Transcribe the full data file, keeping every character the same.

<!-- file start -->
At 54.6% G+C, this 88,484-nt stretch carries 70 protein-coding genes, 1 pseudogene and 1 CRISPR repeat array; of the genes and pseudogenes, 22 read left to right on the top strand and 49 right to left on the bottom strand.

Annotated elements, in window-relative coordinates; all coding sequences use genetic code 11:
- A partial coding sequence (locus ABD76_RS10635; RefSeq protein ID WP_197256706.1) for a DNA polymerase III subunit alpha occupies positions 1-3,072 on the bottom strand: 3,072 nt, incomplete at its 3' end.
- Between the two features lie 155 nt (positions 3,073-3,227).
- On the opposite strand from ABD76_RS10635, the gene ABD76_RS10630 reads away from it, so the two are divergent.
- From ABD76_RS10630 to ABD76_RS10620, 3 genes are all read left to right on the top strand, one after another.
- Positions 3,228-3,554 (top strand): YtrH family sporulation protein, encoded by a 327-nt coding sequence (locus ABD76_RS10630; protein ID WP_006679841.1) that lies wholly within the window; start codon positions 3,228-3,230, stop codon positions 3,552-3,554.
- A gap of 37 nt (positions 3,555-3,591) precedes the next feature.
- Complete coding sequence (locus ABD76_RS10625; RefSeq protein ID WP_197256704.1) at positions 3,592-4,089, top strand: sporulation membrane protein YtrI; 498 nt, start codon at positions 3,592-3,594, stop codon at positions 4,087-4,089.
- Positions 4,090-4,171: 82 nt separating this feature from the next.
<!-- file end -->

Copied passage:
At 54.6% G+C, this 88,484-nt stretch carries 70 protein-coding genes, 1 pseudogene and 1 CRISPR repeat array; of the genes and pseudogenes, 22 read left to right on the top strand and 49 right to left on the bottom strand.

Annotated elements, in window-relative coordinates; all coding sequences use genetic code 11:
- A partial coding sequence (locus ABD76_RS10635; RefSeq protein ID WP_197256706.1) for a DNA polymerase III subunit alpha occupies positions 1-3,072 on the bottom strand: 3,072 nt, incomplete at its 3' end.
- Between the two features lie 155 nt (positions 3,073-3,227).
- On the opposite strand from ABD76_RS10635, the gene ABD76_RS10630 reads away from it, so the two are divergent.
- From ABD76_RS10630 to ABD76_RS10620, 3 genes are all read left to right on the top strand, one after another.
- Positions 3,228-3,554 (top strand): YtrH family sporulation protein, encoded by a 327-nt coding sequence (locus ABD76_RS10630; protein ID WP_006679841.1) that lies wholly within the window; start codon positions 3,228-3,230, stop codon positions 3,552-3,554.
- A gap of 37 nt (positions 3,555-3,591) precedes the next feature.
- Complete coding sequence (locus ABD76_RS10625; RefSeq protein ID WP_197256704.1) at positions 3,592-4,089, top strand: sporulation membrane protein YtrI; 498 nt, start codon at positions 3,592-3,594, stop codon at positions 4,087-4,089.
- Positions 4,090-4,171: 82 nt separating this feature from the next.